When I started my on-call shifts, we had pretty little in the way of automation for day-to-day issues. Tasks like SSH’ing into our cluster, starting a Rails console, or doing a deep search through our gigantic mail directories, were either shelved away in someone’s bashrc, history log, or just ingrained into someone’s memory. This pain was also felt by a few other of my fellow programmers, and we started cobbling together a Git repo simply named “37s shell scripts”.

This repo started very innocently: a little Ruby script named console that mapped a product name (basecamp) to a server name inside of our cluster (jobs-03), SSH’d in, and then ran a production Rails console. Several more bash and Ruby scripts started to trickle in as we started to share more of our personal code that we used when on-call. Eventually Sam laid down a foundation of bash scripts and directories borrowed from rbenv, and dubbed it “37”.

Enter the 37

37 works in a deceptively simply manner: an executable (bin/37) parses out subcommands, which map to a single script in the repo’s libexec/ directory. This gave convention to our scrappy outfit of battle-hardened shell scripts. No longer were they to be randomly named misfits! They each now were subcommands of 37, organized and named by a convention of libexec/37-SUBCOMMAND. Our first recruits were 37 console, 37 sftp, and 37 scp, and many more subcommands have been drafted since.

In the 10 months since we started 37, we now have over 30 subcommands at our disposal. The secret to automation was simple: convention, and sharing. From one command, we can run a report for a customer (37 script basecamp file_usage_summary), open a repo in GitHub (37 gh), or even search across gigabytes of log data to hunt down a bug (37 grep bcx all misc [PATTERN]).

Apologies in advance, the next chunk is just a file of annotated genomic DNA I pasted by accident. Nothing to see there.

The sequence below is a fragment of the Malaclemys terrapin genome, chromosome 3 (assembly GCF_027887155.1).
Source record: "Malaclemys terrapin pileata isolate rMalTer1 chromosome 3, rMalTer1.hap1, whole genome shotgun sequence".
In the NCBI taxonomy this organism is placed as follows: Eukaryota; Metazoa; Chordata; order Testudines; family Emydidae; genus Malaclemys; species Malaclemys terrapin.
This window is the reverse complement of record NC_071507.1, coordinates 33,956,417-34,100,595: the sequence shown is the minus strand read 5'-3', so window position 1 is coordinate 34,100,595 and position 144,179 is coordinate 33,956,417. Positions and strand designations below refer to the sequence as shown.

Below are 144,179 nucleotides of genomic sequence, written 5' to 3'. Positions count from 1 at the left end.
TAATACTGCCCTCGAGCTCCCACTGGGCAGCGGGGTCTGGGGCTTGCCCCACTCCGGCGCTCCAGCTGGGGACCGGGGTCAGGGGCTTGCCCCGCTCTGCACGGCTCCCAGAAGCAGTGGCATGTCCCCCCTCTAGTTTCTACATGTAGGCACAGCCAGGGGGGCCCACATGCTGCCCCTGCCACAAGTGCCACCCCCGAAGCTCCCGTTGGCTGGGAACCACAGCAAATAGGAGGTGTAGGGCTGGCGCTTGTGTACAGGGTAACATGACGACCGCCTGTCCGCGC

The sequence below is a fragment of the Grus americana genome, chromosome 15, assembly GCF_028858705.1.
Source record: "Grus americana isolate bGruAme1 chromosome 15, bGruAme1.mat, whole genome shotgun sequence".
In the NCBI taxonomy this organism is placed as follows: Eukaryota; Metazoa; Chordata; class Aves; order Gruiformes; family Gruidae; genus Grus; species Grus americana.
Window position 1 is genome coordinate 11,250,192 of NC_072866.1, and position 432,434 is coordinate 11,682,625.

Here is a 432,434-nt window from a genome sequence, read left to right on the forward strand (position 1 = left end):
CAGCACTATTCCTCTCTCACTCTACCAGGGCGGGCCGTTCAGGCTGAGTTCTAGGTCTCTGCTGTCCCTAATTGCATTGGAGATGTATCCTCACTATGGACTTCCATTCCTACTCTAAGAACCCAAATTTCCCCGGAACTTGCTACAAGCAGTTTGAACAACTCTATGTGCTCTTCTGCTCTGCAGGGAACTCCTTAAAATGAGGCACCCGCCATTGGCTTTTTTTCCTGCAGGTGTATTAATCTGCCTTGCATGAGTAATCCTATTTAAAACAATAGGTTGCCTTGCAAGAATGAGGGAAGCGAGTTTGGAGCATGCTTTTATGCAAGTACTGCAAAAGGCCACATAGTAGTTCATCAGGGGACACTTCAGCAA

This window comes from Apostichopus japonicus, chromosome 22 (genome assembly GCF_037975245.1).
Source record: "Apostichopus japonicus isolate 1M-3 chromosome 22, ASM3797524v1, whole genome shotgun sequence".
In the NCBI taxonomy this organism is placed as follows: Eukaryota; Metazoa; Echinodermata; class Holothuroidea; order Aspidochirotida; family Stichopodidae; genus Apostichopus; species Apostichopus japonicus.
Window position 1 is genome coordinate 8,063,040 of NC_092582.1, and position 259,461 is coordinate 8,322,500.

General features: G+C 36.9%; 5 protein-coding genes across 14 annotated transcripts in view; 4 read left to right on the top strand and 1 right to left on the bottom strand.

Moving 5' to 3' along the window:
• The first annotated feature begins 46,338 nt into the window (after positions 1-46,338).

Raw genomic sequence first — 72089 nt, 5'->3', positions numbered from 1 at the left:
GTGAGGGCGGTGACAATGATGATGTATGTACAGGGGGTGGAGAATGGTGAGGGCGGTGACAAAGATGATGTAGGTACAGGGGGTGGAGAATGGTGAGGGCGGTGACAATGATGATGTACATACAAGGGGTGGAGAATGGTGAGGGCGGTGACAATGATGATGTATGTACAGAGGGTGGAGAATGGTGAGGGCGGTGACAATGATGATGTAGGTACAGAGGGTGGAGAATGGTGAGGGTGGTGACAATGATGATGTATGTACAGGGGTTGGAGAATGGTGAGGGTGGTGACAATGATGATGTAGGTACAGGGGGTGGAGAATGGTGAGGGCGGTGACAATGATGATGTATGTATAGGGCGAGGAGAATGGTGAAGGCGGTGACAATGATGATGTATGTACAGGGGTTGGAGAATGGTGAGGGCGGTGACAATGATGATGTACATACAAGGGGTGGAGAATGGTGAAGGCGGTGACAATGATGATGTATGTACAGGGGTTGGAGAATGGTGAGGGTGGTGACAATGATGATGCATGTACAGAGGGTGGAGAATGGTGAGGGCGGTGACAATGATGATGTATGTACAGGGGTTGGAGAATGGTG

Introducing sub

I was really inspired by how Sam laid out 37 initially and how we rallied around the conventions set forth to produce an extremely useful tool for everyone at 37signals. I think this pattern is worth sharing, and with some help I’ve extracted the pattern of how rbenv and 37 were crafted into sub: a model for laying out programs by convention.

You’re more than welcome to prepare your own sub, for your organization, or just for your own personal use! They don’t even have to be bash scripts: We write mostly Ruby subcommands for 37, but you could choose any scripting language you’d like for your sub.

Autocompletion magic

I know what you’re thinking: Why is this better than a ~/bin directory, or several aliases? My answer to this is simple: autocompletion! Since each subcommand follows a convention, you can get autocompletion for arguments without having to know any shell scripting trickery.

Here’s an example of autocompletion in action from 37, with some commands omitted. Tabbing after invoking 37 yields a list of available commands, which comes by default with every sub you prepare:

After that, invoking a specific subcommand allows for more autocompletion arguments to be given, if that subcommand has opted in:

It’s really refreshing to be able to wire up autocompletion without any fuss. Right now all subs support bash and zsh autocompletion. I’ve written up a detailed guide for hooking this up yourself.

Self-documenting subcommands

Applying some convention to how commands are documented allows sub help to extract helpful information without you having to do extra coding to support it. This is another opt-in feature, enabled by magic comments. Here’s an example from 37 console:

When you run 37 itself, it will print out the Summary line for each command:

And when you run 37 help console:

37 future

I’m really happy to see how far 37 has come: what started as a whipped up pile of shell scripts evolved into an orderly, helpful convention for making our jobs easier. We’ve also hooked up several of our awesome support crew with 37, and it’s been an absolute win for helping our customers faster.

We’d love to get feedback on sub, and the pattern in general. Check out the README to see how to prepare your own!